We live in a fairly quiet neighborhood. We live off of the main road, where it’s safe for children to ride their bikes, where it’s safe for my kids to play in our yard and welcome others to join them.
We live in a home that is a wood-framed, solidly constructed house, built in 2000 on the rails where a 1970’s single-wide trailer used to stand. Our neighbors are trailers, mobile homes, vinyl siding, white skirting, men standing on their porches smoking cigarettes into twilight.
As much as I had never considered living in a trailer park growing up, as much as I winced a little when we bought it and repeated to myself this is temporary, this is temporary, I have been astounded by how well it has grown on me. The people are kind and let us keep to ourselves as we please. My children have friends to share their swing set and hula hoops. Our home is, well, homey.
Truth is, we don’t have to live here. We can afford to live elsewhere, but why be house-poor or saddled with a giant mortgage, when we have all that we need – in this moment – right here?
And then, Tuesday happened.
As I stood at the kitchen sink and poured my morning coffee, I saw police cruisers down the street, in front of the home of a man I know as a father at the bus stop. The man’s father, who lives down the street, was sitting in his wheelchair, talking to an officer.
In the afternoon, on a walk around the block with the children, cruisers were still there, caution tape was up. The house was cordoned off. By dinnertime, there were police carrying out mattresses, going through the man’s truck in the driveway, gloves on.
Last night, the back of the road was cordoned off. More police. Reporters. State crime unit vans. The man in the wheelchair and his dog.
We arrived home from a trip to the store and the curiosity was just too much. We, who keep to ourselves, who smile and nod and wave, who chat politely at the bus stop but otherwise, keep to our own little house – we walked down the street with the sole purpose of talking to our neighbors.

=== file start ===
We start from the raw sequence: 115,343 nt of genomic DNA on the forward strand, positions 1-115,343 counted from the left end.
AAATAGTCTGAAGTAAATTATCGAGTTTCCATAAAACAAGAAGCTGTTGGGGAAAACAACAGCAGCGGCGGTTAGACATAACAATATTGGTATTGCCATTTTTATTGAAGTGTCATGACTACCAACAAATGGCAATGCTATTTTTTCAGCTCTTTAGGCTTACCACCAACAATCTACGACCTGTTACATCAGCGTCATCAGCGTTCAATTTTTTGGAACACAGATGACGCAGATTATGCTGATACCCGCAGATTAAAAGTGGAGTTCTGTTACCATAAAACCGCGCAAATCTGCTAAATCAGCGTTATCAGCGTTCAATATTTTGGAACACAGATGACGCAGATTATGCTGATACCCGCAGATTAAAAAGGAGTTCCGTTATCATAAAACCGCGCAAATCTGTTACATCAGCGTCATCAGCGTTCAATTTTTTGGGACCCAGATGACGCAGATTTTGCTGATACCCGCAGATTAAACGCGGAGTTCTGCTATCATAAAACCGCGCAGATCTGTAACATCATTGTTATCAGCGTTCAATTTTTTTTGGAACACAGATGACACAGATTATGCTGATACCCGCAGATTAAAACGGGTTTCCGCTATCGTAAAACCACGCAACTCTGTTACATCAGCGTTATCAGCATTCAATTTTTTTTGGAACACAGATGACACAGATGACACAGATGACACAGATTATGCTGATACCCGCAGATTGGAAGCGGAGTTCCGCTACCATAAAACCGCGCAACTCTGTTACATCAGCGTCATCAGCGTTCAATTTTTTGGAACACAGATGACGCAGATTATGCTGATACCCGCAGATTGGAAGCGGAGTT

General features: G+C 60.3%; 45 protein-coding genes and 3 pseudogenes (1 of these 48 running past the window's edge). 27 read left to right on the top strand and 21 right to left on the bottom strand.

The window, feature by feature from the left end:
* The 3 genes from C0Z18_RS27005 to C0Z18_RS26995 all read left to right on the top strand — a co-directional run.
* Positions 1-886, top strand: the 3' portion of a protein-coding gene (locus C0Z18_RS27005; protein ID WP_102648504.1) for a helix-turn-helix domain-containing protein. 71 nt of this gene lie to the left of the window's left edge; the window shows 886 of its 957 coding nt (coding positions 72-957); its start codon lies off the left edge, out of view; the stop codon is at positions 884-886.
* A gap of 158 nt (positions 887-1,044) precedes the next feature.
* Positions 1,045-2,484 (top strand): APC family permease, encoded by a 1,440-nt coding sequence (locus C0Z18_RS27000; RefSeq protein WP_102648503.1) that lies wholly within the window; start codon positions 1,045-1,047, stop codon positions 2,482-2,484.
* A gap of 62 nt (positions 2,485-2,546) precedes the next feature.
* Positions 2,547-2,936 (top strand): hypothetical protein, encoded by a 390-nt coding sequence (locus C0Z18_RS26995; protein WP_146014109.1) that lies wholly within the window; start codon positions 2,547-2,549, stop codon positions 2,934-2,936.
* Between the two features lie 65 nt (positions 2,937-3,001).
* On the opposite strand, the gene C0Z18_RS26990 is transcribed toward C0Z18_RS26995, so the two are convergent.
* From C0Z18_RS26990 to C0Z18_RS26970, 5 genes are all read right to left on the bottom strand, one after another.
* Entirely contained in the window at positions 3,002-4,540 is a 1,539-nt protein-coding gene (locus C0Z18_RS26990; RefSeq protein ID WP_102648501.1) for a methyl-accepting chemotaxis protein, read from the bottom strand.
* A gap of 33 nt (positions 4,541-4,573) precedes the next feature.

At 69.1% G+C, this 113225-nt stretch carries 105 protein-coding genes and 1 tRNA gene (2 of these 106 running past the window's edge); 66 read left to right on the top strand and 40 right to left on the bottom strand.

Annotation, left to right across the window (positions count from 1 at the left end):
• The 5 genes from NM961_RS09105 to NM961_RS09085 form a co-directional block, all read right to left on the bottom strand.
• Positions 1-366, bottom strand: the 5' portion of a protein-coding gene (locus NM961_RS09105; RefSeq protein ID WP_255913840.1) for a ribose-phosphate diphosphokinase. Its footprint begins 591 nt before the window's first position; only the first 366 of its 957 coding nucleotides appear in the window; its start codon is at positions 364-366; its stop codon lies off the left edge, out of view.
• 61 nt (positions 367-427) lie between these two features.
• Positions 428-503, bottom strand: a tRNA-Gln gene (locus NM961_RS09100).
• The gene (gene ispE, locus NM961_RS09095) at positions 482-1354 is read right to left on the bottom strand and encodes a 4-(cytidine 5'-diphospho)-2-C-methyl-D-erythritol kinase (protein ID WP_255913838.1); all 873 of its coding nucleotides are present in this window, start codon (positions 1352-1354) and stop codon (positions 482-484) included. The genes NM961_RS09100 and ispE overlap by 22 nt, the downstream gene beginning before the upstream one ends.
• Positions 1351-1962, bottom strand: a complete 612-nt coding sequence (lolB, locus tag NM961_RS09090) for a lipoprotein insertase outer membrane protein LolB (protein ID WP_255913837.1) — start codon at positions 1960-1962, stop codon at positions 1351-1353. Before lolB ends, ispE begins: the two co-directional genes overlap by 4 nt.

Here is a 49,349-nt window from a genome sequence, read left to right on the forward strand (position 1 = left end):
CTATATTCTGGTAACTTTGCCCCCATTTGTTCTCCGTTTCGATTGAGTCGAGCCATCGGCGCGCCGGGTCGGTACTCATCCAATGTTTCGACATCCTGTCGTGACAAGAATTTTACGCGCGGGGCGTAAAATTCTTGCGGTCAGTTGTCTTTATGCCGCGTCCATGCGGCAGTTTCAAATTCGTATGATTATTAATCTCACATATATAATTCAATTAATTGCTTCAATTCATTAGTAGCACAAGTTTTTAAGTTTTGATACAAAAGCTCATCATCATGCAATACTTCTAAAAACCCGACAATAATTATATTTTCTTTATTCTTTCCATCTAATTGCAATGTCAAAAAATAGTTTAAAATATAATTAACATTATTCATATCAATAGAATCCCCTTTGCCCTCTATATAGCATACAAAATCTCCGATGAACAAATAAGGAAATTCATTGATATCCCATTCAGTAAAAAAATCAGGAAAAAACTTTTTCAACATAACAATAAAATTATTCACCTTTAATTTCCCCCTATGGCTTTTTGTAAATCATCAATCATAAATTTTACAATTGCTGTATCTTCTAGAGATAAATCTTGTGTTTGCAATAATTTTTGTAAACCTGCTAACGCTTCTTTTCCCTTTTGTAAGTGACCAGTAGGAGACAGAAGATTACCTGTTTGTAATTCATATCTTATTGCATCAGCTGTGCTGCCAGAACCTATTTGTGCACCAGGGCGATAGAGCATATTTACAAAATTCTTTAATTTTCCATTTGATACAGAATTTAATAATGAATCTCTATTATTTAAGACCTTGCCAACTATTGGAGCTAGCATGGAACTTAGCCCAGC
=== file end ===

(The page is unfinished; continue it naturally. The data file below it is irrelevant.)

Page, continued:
The man – the father to a seven year old, the son of a man my neighbor in the wheelchair – dead. They cannot find the weapon.
Last night, after nearly 48 hours of this circus in my neighborhood, the first article appeared online. It cited nothing specific about the man or his family. Untimely death. Potential homicide. Address, the words trailer or trailer park. And there, at the bottom, it listed the cost of the man’s home. Less than what many people pay for a new car.
And I thought, really? Is this necessary? Is this reporting? When someone dies in a nice suburban neighborhood, do they usually cite the year and cost of their home purchase? (I did a quick search for recent local homicides and did not find housing purchase information, from the same reporter.) Was this the reporters attempt to separate himself and the readers from the tragedy – oh, don’t worry, folks, it’s a low-income, trailer park crime.
To the outside world, to the world who only sees the Mobile Estates sign at the entrance of our neighborhood – this is a trailer park, with all of the imaginings of mullets and trucks up on cinder-blocks and A-frame t-shirts. (Most of which are false, though Vinnie and I still like to make jokes.) And to the reporter who penned the initial story, perhaps this was all that he had to work with.
But, none of this matters. The public perception of our neighborhood does not matter, the article does not matter. What matters is that this is not a trailer park crime, this is not a low-income neighborhood scandal. It’s a senseless act, it’s a death. It’s a man who was here on Sunday and is now gone.
It is, essentially, one of the only truly universal things that we all share. We are all just one senseless night, one random act of violence, one driver asleep behind the wheel or malignant tumor away from our final earthly fate.
And so when my time comes, if the news reporter feels the need to include something as insignificant and untelling about who I was as a person, mother, wife, and friend – as how much my silly little house cost – please, don’t believe the story. I am worth more than my mortgage – and this man was too.
This is a powerful piece. I’m with you. People call my neighborhood “cute” but consider it “downwardly mobile,” but we chose to live here when we could afford “nicer” because to us the American Dream isn’t a mortgage. Like you already put so well. How sad that the prejudice of perceived income makes it into the news about a man’s life lost. I hope for his family’s sake that they can find some closure to his death.